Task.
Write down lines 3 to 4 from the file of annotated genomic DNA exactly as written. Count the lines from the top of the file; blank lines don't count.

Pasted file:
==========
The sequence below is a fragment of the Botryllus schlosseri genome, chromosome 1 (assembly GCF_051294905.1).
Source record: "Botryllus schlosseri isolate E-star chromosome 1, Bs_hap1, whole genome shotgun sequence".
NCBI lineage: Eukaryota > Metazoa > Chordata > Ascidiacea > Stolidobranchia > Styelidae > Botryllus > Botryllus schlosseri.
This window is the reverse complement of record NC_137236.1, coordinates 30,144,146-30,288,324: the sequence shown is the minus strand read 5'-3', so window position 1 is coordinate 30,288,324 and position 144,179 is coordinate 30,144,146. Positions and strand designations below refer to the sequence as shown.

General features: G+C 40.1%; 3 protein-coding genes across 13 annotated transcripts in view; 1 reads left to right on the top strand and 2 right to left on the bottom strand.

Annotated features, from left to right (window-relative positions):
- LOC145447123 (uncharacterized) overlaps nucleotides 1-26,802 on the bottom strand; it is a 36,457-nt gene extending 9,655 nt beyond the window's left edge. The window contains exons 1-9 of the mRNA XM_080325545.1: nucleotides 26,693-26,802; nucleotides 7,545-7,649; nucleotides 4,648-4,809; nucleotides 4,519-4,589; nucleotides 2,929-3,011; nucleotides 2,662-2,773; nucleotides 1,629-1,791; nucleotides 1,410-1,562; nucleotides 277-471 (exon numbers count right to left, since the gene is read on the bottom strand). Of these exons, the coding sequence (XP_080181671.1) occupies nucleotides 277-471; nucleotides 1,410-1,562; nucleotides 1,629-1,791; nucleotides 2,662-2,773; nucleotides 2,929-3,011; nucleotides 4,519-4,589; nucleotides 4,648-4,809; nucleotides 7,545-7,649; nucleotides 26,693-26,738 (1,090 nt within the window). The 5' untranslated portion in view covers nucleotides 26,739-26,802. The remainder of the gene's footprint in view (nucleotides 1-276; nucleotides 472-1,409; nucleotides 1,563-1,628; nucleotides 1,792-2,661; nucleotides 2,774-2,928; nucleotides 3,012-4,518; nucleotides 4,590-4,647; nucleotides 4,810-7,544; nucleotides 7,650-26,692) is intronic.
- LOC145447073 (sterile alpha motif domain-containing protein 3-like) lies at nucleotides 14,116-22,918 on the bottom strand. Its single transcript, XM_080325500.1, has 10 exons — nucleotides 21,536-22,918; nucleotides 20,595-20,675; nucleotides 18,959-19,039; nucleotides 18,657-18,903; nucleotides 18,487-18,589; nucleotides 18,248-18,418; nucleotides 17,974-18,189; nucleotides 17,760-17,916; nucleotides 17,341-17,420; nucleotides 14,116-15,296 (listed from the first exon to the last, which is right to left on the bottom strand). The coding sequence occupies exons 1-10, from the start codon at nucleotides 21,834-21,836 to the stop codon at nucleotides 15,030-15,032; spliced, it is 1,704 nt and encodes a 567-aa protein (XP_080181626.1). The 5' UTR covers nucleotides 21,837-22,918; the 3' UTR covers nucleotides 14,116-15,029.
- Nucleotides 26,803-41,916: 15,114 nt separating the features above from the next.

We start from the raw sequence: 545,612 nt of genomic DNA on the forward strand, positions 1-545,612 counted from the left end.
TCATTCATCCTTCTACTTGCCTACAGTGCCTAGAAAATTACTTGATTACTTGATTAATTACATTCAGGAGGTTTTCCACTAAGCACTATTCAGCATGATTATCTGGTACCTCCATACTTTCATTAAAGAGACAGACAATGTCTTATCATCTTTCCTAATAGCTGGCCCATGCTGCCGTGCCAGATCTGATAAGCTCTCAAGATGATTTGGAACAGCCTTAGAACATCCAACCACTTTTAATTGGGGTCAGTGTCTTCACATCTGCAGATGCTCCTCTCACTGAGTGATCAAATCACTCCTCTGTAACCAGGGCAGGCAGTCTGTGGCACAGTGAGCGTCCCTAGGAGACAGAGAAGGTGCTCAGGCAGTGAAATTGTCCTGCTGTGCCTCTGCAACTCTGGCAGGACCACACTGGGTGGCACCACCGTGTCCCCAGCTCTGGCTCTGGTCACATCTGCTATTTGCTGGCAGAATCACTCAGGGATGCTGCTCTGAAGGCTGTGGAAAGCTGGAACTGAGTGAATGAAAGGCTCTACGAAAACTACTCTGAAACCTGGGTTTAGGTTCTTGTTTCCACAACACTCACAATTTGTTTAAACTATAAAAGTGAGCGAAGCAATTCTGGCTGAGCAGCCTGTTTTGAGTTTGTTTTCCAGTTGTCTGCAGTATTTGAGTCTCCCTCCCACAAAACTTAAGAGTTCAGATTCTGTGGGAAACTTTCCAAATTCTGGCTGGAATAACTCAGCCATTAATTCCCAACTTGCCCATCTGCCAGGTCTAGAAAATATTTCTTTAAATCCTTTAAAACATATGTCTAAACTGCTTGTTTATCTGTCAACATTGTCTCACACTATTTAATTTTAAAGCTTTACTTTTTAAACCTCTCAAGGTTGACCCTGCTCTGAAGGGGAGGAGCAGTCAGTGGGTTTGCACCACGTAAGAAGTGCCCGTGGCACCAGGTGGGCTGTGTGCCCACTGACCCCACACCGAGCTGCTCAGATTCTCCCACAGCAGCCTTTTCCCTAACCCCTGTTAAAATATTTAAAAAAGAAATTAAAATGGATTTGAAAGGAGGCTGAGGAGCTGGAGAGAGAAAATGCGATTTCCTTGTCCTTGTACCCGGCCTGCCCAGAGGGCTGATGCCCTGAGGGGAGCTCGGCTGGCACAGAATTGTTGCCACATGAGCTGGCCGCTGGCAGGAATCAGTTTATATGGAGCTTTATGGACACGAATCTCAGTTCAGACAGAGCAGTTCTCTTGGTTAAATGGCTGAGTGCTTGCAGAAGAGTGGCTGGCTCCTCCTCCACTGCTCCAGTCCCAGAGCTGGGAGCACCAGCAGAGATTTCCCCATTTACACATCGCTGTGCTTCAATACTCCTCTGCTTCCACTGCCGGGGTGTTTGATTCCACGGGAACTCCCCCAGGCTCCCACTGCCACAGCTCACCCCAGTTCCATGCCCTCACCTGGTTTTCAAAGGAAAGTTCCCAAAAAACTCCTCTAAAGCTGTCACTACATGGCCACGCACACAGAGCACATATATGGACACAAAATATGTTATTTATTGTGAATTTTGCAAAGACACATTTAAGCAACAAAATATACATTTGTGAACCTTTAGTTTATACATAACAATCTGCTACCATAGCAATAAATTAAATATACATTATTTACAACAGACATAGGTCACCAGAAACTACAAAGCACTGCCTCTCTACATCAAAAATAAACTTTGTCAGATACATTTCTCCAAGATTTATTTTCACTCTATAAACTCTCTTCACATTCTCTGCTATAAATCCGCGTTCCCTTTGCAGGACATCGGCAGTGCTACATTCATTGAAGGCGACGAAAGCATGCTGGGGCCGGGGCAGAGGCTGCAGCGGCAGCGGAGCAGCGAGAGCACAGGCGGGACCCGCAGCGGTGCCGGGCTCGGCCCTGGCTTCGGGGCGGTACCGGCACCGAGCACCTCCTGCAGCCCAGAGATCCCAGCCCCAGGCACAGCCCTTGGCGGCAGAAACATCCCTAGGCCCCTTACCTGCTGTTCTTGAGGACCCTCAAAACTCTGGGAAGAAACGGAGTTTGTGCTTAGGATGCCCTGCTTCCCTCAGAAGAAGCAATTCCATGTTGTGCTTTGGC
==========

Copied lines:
NCBI lineage: Eukaryota > Metazoa > Chordata > Ascidiacea > Stolidobranchia > Styelidae > Botryllus > Botryllus schlosseri.
This window is the reverse complement of record NC_137236.1, coordinates 30,144,146-30,288,324: the sequence shown is the minus strand read 5'-3', so window position 1 is coordinate 30,288,324 and position 144,179 is coordinate 30,144,146. Positions and strand designations below refer to the sequence as shown.